The number one player talked about how he was frustrated with his career in 2007. Ranked third in the world, nothing he tried – including different workouts and nasal surgery – was helping raise his game or treat his respiratory issues which he describes as ‘allergies’ or a ‘mild version of asthma’ which would plague him most seriously when on the court.
Djokovic says it wasn’t until he started working with Dr. Igor Cetojevic, and tweaked his diet – first removing dairy, gluten, and refined sugar – that he felt relief. Over the next few years, he removed all animal products and is now completely plant-based.
Plant-based daily diet
The athlete revealed that upon waking, he drinks warm water with lemon, followed by celery juice. After that, he has a green smoothie packed with algae and different fruits. Djokovic added that he also takes superfood supplements at this point, which he says allow him to have ‘mental clarity’.
He added: “I eat a lot of fruit during the first part of the day and salads. I don’t like to eat any food that would require much energy for digestion, especially during the first part of the day because that’s when I need the most energy for my training.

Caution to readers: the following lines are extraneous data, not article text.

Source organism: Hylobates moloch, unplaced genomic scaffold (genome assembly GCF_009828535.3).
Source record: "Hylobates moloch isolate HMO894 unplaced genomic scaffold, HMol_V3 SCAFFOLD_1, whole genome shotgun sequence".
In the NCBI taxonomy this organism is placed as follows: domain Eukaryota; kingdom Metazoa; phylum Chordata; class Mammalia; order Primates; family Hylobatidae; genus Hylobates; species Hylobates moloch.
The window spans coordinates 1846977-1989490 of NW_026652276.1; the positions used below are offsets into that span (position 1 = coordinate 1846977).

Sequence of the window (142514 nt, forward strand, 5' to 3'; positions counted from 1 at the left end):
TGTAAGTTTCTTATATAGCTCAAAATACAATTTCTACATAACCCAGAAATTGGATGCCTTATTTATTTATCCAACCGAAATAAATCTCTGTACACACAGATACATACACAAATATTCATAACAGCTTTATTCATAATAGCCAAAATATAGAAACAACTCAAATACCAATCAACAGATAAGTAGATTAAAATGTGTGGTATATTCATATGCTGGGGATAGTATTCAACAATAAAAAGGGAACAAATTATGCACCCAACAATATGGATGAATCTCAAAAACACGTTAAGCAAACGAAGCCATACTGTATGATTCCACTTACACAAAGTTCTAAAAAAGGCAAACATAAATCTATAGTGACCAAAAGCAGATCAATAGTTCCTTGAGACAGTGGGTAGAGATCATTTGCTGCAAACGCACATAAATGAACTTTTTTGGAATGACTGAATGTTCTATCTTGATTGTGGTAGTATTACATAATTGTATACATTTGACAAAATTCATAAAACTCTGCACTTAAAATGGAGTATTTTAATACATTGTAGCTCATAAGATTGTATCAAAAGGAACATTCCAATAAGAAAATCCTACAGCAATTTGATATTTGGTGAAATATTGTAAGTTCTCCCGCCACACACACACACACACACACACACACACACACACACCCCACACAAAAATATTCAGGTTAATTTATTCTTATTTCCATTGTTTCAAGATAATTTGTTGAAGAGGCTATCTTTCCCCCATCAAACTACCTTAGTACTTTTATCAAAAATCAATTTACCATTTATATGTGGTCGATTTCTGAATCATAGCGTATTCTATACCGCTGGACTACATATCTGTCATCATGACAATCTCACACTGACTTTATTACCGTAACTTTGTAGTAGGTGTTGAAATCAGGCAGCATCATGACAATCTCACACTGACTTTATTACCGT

“So I’m keeping things quite light and would probably have some grains like quinoa, millet, and wild rice. Sweet potato and normal potato, steamed or boiled.”
‘I like it’
Djokovic has spoken about his plant-based diet many times, crediting it for his faster recovery times at a post-match conference during Wimbledon 2019 (which he went on to win, beating Roger Federer in a five-set final).
He also discussed why he doesn’t call himself vegan, saying: “I don’t like the labels, to be honest. I do eat plant-based (food), for quite a few years already,” he said. “But because of the misinterpretations of labels and misuse of labels, I just don’t like that kind of name.
“I do eat plant-based. I think that’s one of the reasons why I recover well. I don’t have allergies that I used to have any more. And I like it.”